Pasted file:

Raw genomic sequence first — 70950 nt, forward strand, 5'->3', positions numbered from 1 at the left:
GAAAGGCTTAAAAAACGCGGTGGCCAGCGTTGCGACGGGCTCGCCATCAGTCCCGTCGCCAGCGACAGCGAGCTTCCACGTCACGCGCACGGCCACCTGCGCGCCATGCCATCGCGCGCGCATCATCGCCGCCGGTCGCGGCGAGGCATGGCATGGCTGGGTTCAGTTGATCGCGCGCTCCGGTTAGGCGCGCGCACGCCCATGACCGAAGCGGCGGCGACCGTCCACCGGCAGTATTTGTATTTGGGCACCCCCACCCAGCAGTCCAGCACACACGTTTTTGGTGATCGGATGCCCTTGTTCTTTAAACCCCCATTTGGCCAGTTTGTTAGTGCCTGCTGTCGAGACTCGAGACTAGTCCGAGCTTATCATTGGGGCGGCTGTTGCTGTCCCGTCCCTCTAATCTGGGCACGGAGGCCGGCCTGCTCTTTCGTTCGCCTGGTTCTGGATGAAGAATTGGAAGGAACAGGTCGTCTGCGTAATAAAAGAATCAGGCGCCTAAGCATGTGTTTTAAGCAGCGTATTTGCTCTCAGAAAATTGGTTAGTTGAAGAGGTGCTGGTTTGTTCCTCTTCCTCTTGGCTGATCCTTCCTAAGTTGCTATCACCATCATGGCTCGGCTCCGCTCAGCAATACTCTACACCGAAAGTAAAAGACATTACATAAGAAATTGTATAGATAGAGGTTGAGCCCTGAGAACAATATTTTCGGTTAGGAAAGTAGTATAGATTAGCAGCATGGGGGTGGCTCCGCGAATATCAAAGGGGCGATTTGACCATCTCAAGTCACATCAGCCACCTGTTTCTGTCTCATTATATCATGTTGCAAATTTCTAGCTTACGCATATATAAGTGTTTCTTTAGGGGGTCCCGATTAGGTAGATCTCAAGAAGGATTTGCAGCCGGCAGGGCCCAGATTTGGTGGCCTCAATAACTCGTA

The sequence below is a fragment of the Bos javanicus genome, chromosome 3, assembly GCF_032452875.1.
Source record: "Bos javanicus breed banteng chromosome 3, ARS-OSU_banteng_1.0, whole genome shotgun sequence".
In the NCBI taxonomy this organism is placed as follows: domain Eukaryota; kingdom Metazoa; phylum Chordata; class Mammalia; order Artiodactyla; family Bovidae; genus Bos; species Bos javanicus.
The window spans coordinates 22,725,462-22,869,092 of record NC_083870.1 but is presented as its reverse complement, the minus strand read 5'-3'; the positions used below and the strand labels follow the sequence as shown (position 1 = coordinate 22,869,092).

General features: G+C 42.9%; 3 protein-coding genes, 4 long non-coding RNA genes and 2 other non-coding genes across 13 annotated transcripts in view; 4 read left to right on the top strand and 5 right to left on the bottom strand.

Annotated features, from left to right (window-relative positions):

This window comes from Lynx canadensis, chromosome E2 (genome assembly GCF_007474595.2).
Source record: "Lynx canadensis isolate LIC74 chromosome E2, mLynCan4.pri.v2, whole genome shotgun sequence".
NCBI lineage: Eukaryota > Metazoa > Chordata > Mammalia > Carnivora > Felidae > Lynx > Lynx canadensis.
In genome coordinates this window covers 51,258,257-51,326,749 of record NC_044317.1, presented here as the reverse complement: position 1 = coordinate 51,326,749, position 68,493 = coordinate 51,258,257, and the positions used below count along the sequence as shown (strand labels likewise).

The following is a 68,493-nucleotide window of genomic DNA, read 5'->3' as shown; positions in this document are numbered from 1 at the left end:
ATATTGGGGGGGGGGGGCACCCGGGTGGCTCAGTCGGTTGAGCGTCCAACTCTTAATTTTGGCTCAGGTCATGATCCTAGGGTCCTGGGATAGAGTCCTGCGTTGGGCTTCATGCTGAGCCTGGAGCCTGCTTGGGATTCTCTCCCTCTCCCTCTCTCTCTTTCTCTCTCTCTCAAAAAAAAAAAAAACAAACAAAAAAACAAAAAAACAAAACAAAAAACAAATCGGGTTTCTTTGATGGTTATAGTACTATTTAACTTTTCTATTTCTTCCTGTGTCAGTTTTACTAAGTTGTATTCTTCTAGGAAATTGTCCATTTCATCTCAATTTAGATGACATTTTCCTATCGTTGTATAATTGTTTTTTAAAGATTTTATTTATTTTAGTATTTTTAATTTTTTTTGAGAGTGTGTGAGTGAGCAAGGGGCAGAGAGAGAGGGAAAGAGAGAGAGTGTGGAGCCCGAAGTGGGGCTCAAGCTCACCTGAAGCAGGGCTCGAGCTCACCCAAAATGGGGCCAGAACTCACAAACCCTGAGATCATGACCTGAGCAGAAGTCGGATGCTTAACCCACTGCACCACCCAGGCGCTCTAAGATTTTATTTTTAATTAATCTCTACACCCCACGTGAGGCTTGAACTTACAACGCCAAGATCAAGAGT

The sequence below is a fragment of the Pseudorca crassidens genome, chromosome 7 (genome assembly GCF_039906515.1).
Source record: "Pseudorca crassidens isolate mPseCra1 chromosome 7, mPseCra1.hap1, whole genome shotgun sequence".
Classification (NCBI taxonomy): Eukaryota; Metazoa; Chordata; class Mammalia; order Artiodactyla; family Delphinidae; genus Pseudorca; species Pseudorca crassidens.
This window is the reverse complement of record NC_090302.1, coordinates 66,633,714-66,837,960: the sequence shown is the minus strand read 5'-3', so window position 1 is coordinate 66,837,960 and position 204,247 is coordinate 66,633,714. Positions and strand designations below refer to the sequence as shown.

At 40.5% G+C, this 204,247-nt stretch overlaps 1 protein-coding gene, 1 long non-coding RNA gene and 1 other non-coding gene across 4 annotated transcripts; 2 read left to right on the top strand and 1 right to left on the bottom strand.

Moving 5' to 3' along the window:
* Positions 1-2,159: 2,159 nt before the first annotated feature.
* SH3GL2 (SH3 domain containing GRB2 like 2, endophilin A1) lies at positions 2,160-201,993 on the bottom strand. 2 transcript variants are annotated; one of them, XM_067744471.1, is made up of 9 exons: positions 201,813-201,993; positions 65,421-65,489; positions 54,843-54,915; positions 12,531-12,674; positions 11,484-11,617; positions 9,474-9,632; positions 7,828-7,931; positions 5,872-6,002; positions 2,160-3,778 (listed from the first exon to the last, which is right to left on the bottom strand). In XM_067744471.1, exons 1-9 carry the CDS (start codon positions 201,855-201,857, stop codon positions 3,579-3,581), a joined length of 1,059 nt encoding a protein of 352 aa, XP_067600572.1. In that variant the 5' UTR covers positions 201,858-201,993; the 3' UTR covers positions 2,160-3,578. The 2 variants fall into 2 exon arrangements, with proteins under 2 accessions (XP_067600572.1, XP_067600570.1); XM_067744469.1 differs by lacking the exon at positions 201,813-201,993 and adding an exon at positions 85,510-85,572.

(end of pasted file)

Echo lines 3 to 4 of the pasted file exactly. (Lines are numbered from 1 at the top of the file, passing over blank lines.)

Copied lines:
The sequence below is a fragment of the Bos javanicus genome, chromosome 3, assembly GCF_032452875.1.
Source record: "Bos javanicus breed banteng chromosome 3, ARS-OSU_banteng_1.0, whole genome shotgun sequence".